Ten months ago, Cesare Prandelli, Italy's national coach, named an Azzurri squad for a friendly match against Slovenia which did not include Mario Balotelli, the Manchester City striker. Prandelli was naturally asked about the omission of a player whose importance to Italy had been growing over the previous 18 months.
Prandelli said, candidly, that Balotelli had been excluded because he had offended the code of ethics that had become a keynote aspect of his tenure as the Azzurri manager.
Balotelli had offended that code by elbowing an opponent, while playing for City, during a Europa League tie against Dynamo Kiev.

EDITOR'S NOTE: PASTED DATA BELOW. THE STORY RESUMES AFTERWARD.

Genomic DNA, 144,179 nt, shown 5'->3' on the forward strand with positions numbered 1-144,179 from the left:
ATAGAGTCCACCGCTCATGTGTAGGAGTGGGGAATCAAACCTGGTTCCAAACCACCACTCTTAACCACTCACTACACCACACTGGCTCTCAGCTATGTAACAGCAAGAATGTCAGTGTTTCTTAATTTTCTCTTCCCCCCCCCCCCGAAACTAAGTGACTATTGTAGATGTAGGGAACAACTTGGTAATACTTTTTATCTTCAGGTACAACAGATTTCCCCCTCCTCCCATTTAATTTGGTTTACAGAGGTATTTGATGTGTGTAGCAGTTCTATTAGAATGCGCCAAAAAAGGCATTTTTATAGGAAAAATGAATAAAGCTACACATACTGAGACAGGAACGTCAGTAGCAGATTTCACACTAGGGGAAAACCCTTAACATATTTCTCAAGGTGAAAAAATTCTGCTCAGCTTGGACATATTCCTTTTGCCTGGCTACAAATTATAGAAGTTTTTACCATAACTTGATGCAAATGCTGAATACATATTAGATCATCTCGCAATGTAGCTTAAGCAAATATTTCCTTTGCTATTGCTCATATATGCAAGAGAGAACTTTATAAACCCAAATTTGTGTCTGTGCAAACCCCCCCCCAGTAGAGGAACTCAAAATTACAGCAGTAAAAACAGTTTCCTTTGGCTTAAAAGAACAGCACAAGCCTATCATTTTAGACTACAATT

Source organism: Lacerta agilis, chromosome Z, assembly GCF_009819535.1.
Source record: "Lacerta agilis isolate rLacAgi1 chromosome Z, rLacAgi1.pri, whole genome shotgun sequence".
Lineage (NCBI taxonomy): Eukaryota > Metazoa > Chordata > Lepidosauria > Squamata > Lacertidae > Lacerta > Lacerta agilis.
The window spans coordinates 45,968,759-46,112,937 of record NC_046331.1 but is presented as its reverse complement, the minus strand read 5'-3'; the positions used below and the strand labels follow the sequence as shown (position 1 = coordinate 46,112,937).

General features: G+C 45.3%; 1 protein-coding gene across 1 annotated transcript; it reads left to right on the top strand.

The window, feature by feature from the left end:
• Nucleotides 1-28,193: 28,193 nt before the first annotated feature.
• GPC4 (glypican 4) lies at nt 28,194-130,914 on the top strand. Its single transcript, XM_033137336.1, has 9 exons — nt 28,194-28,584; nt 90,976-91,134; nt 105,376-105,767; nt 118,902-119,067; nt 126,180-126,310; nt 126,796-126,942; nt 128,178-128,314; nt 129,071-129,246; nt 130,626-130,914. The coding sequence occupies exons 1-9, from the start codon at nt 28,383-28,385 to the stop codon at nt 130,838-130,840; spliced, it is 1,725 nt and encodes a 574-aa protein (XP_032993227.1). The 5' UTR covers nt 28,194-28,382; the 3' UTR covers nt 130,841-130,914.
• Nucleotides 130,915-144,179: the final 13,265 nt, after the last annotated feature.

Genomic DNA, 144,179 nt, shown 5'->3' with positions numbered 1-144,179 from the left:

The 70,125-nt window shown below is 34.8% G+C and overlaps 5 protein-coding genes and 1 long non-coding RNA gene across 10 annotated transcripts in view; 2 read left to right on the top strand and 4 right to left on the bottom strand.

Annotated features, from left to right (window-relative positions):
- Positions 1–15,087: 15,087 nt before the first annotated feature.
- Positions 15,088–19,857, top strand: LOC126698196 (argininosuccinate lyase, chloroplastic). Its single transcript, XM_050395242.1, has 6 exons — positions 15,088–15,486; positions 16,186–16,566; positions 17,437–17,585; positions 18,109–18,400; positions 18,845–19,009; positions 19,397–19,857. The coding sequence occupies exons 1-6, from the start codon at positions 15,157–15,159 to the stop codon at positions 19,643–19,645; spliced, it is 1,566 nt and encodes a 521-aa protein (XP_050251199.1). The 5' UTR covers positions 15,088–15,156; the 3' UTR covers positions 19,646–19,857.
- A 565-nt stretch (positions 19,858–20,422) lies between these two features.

Last Sunday, as millions of television viewers around the world have seen, Balotelli stamped on the head of Tottenham Hotspur's Scott Parker in a Premier League match.
That in itself implies a degree of contrition, for which Prandelli will be grateful.
In introducing his code of ethics as Italy boss, he will have anticipated tests of it, not least once he decided that Balotelli, whose immaturity had bothered previous Italy managers at youth and senior levels, was to be central to his plans.
What Prandelli needs to do ahead of Italy's next fixture - a contest with the United States at the end of February - is articulate clearly his view of Balotelli's stamp and, if he picks the striker, how that decision fits into his code.
If not, the code of ethics just looks like a fair-weather, public relations stunt.